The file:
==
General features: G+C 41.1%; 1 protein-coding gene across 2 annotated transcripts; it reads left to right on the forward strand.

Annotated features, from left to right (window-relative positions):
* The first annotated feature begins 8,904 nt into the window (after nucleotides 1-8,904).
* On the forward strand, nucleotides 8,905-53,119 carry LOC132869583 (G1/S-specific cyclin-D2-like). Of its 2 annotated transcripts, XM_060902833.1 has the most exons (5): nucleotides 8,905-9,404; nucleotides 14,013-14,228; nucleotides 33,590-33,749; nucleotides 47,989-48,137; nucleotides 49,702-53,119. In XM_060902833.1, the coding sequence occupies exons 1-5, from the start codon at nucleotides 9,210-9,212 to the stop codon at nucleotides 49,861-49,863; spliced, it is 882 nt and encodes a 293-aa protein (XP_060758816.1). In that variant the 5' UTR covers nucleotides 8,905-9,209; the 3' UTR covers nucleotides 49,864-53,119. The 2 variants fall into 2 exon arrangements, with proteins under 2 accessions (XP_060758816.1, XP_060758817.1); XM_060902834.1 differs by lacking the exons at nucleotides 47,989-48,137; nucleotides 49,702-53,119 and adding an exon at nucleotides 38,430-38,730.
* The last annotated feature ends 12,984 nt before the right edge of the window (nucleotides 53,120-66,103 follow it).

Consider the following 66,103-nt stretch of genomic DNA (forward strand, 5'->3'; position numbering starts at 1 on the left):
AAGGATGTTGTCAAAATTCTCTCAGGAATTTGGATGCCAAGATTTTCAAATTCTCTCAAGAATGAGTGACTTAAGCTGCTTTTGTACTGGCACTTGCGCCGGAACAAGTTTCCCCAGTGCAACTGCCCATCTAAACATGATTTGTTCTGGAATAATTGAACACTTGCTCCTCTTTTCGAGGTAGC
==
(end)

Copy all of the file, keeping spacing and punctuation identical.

General features: G+C 41.1%; 1 protein-coding gene across 2 annotated transcripts; it reads left to right on the forward strand.

Annotated features, from left to right (window-relative positions):
* The first annotated feature begins 8,904 nt into the window (after nucleotides 1-8,904).
* On the forward strand, nucleotides 8,905-53,119 carry LOC132869583 (G1/S-specific cyclin-D2-like). Of its 2 annotated transcripts, XM_060902833.1 has the most exons (5): nucleotides 8,905-9,404; nucleotides 14,013-14,228; nucleotides 33,590-33,749; nucleotides 47,989-48,137; nucleotides 49,702-53,119. In XM_060902833.1, the coding sequence occupies exons 1-5, from the start codon at nucleotides 9,210-9,212 to the stop codon at nucleotides 49,861-49,863; spliced, it is 882 nt and encodes a 293-aa protein (XP_060758816.1). In that variant the 5' UTR covers nucleotides 8,905-9,209; the 3' UTR covers nucleotides 49,864-53,119. The 2 variants fall into 2 exon arrangements, with proteins under 2 accessions (XP_060758816.1, XP_060758817.1); XM_060902834.1 differs by lacking the exons at nucleotides 47,989-48,137; nucleotides 49,702-53,119 and adding an exon at nucleotides 38,430-38,730.
* The last annotated feature ends 12,984 nt before the right edge of the window (nucleotides 53,120-66,103 follow it).

Consider the following 66,103-nt stretch of genomic DNA (forward strand, 5'->3'; position numbering starts at 1 on the left):
AAGGATGTTGTCAAAATTCTCTCAGGAATTTGGATGCCAAGATTTTCAAATTCTCTCAAGAATGAGTGACTTAAGCTGCTTTTGTACTGGCACTTGCGCCGGAACAAGTTTCCCCAGTGCAACTGCCCATCTAAACATGATTTGTTCTGGAATAATTGAACACTTGCTCCTCTTTTCGAGGTAGC